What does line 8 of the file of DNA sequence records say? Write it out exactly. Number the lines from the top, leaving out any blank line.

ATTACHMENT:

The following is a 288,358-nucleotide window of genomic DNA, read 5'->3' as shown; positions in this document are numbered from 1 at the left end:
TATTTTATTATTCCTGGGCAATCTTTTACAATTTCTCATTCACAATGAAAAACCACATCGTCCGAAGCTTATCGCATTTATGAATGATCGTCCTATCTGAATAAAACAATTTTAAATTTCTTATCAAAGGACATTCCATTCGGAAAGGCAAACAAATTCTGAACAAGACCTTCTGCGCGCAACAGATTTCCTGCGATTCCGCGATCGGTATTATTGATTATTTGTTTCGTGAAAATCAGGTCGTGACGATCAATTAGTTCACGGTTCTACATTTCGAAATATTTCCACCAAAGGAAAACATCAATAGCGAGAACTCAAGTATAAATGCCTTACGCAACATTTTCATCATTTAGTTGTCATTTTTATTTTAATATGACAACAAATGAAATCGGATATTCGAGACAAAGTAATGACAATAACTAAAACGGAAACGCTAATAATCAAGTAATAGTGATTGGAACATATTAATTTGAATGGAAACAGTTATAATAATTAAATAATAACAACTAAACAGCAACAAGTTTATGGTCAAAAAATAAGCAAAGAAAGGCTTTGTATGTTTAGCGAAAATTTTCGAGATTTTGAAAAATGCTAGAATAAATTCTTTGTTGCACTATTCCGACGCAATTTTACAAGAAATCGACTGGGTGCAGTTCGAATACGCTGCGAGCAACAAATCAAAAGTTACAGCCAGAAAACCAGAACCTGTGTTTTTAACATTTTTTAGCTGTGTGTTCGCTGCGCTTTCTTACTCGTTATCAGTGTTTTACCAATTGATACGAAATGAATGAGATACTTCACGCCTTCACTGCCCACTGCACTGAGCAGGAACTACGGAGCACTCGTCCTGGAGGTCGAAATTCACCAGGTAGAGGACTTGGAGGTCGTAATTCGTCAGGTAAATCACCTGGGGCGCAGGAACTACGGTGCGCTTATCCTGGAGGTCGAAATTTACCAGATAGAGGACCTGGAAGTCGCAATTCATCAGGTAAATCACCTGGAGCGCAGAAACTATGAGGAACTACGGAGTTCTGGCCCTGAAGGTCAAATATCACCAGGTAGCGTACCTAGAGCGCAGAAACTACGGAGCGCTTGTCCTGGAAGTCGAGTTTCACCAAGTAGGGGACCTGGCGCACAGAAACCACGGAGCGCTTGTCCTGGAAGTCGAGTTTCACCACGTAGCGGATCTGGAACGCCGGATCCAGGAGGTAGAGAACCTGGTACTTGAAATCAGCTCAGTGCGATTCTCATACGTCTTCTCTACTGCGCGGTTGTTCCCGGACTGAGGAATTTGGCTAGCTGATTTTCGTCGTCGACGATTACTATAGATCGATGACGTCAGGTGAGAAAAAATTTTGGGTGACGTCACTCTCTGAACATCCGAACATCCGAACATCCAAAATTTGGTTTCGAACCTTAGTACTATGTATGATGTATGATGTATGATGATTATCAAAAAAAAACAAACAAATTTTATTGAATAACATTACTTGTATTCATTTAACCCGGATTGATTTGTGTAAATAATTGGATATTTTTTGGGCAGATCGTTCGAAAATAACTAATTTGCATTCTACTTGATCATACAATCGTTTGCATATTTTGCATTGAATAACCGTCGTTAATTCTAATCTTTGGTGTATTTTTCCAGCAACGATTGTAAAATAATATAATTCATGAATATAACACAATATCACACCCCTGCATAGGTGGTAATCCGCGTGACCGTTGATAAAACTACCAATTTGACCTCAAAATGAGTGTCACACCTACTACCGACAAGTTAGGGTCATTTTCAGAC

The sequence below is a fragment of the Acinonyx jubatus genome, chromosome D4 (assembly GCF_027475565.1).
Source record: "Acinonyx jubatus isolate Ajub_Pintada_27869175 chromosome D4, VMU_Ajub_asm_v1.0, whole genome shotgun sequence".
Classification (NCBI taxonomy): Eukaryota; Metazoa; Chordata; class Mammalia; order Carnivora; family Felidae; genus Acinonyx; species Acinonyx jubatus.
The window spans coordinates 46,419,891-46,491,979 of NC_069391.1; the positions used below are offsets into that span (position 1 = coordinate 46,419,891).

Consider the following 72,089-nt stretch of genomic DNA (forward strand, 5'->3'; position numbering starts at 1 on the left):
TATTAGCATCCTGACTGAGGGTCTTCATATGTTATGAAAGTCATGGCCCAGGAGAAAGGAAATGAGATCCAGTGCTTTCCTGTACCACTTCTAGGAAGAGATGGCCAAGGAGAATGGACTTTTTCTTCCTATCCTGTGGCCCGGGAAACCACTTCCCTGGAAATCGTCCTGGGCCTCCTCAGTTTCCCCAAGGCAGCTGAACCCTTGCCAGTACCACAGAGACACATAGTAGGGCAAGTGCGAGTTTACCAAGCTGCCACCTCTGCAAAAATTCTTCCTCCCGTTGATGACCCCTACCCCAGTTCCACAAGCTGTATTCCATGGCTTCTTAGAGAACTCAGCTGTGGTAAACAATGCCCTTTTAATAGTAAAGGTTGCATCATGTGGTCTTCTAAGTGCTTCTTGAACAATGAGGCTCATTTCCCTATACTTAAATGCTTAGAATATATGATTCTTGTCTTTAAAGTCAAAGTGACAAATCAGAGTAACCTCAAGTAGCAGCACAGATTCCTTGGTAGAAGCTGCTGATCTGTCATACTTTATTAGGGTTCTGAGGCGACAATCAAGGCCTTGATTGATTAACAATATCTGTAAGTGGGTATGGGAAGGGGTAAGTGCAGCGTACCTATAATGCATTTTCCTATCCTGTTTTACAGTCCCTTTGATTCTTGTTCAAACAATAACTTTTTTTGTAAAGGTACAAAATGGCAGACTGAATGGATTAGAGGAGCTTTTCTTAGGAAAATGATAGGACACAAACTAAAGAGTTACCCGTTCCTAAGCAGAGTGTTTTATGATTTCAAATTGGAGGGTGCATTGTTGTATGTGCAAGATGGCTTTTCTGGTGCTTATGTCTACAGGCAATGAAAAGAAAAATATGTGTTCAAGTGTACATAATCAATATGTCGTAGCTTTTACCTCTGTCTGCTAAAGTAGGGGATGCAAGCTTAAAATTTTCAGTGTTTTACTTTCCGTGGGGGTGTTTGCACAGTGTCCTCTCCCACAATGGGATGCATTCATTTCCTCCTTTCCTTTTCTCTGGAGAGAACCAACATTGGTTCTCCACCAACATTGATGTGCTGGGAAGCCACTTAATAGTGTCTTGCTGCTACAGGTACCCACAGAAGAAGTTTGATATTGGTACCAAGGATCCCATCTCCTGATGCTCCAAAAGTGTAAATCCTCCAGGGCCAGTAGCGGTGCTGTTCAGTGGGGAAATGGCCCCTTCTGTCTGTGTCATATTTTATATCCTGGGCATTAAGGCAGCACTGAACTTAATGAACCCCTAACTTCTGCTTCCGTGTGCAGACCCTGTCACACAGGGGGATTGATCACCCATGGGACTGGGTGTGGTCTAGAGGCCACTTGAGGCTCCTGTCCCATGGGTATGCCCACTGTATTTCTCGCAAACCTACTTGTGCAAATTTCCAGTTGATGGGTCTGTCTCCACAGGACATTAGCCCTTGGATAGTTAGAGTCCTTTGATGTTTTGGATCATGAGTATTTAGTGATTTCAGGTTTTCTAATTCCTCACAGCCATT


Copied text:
TATTAGCATCCTGACTGAGGGTCTTCATATGTTATGAAAGTCATGGCCCAGGAGAAAGGAAATGAGATCCAGTGCTTTCCTGTACCACTTCTAGGAAGAGATGGCCAAGGAGAATGGACTTTTTCTTCCTATCCTGTGGCCCGGGAAACCACTTCCCTGGAAATCGTCCTGGGCCTCCTCAGTTTCCCCAAGGCAGCTGAACCCTTGCCAGTACCACAGAGACACATAGTAGGGCAAGTGCGAGTTTACCAAGCTGCCACCTCTGCAAAAATTCTTCCTCCCGTTGATGACCCCTACCCCAGTTCCACAAGCTGTATTCCATGGCTTCTTAGAGAACTCAGCTGTGGTAAACAATGCCCTTTTAATAGTAAAGGTTGCATCATGTGGTCTTCTAAGTGCTTCTTGAACAATGAGGCTCATTTCCCTATACTTAAATGCTTAGAATATATGATTCTTGTCTTTAAAGTCAAAGTGACAAATCAGAGTAACCTCAAGTAGCAGCACAGATTCCTTGGTAGAAGCTGCTGATCTGTCATACTTTATTAGGGTTCTGAGGCGACAATCAAGGCCTTGATTGATTAACAATATCTGTAAGTGGGTATGGGAAGGGGTAAGTGCAGCGTACCTATAATGCATTTTCCTATCCTGTTTTACAGTCCCTTTGATTCTTGTTCAAACAATAACTTTTTTTGTAAAGGTACAAAATGGCAGACTGAATGGATTAGAGGAGCTTTTCTTAGGAAAATGATAGGACACAAACTAAAGAGTTACCCGTTCCTAAGCAGAGTGTTTTATGATTTCAAATTGGAGGGTGCATTGTTGTATGTGCAAGATGGCTTTTCTGGTGCTTATGTCTACAGGCAATGAAAAGAAAAATATGTGTTCAAGTGTACATAATCAATATGTCGTAGCTTTTACCTCTGTCTGCTAAAGTAGGGGATGCAAGCTTAAAATTTTCAGTGTTTTACTTTCCGTGGGGGTGTTTGCACAGTGTCCTCTCCCACAATGGGATGCATTCATTTCCTCCTTTCCTTTTCTCTGGAGAGAACCAACATTGGTTCTCCACCAACATTGATGTGCTGGGAAGCCACTTAATAGTGTCTTGCTGCTACAGGTACCCACAGAAGAAGTTTGATATTGGTACCAAGGATCCCATCTCCTGATGCTCCAAAAGTGTAAATCCTCCAGGGCCAGTAGCGGTGCTGTTCAGTGGGGAAATGGCCCCTTCTGTCTGTGTCATATTTTATATCCTGGGCATTAAGGCAGCACTGAACTTAATGAACCCCTAACTTCTGCTTCCGTGTGCAGACCCTGTCACACAGGGGGATTGATCACCCATGGGACTGGGTGTGGTCTAGAGGCCACTTGAGGCTCCTGTCCCATGGGTATGCCCACTGTATTTCTCGCAAACCTACTTGTGCAAATTTCCAGTTGATGGGTCTGTCTCCACAGGACATTAGCCCTTGGATAGTTAGAGTCCTTTGATGTTTTGGATCATGAGTATTTAGTGATTTCAGGTTTTCTAATTCCTCACAGCCATT